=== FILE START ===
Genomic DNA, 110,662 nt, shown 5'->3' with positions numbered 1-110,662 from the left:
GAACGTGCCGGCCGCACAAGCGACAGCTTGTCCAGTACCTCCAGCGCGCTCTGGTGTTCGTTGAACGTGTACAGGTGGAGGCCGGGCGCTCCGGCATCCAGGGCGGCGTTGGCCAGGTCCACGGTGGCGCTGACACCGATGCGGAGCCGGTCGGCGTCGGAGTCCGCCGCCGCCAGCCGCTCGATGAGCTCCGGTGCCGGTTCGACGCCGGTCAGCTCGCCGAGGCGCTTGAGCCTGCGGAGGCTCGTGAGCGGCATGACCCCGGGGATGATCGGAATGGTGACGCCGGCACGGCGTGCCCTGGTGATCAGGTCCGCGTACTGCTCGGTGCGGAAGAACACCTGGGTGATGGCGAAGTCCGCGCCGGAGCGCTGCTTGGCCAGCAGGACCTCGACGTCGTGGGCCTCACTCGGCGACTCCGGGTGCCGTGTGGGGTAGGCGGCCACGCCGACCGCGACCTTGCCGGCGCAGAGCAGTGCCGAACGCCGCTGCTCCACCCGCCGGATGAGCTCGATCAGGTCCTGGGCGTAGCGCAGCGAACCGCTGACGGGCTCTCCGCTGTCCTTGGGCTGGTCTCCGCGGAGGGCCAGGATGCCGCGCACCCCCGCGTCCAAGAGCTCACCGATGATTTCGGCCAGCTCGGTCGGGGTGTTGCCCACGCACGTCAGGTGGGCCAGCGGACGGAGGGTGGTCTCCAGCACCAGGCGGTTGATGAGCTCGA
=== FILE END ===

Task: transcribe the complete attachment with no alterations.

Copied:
Genomic DNA, 110,662 nt, shown 5'->3' with positions numbered 1-110,662 from the left:
GAACGTGCCGGCCGCACAAGCGACAGCTTGTCCAGTACCTCCAGCGCGCTCTGGTGTTCGTTGAACGTGTACAGGTGGAGGCCGGGCGCTCCGGCATCCAGGGCGGCGTTGGCCAGGTCCACGGTGGCGCTGACACCGATGCGGAGCCGGTCGGCGTCGGAGTCCGCCGCCGCCAGCCGCTCGATGAGCTCCGGTGCCGGTTCGACGCCGGTCAGCTCGCCGAGGCGCTTGAGCCTGCGGAGGCTCGTGAGCGGCATGACCCCGGGGATGATCGGAATGGTGACGCCGGCACGGCGTGCCCTGGTGATCAGGTCCGCGTACTGCTCGGTGCGGAAGAACACCTGGGTGATGGCGAAGTCCGCGCCGGAGCGCTGCTTGGCCAGCAGGACCTCGACGTCGTGGGCCTCACTCGGCGACTCCGGGTGCCGTGTGGGGTAGGCGGCCACGCCGACCGCGACCTTGCCGGCGCAGAGCAGTGCCGAACGCCGCTGCTCCACCCGCCGGATGAGCTCGATCAGGTCCTGGGCGTAGCGCAGCGAACCGCTGACGGGCTCTCCGCTGTCCTTGGGCTGGTCTCCGCGGAGGGCCAGGATGCCGCGCACCCCCGCGTCCAAGAGCTCACCGATGATTTCGGCCAGCTCGGTCGGGGTGTTGCCCACGCACGTCAGGTGGGCCAGCGGACGGAGGGTGGTCTCCAGCACCAGGCGGTTGATGAGCTCGA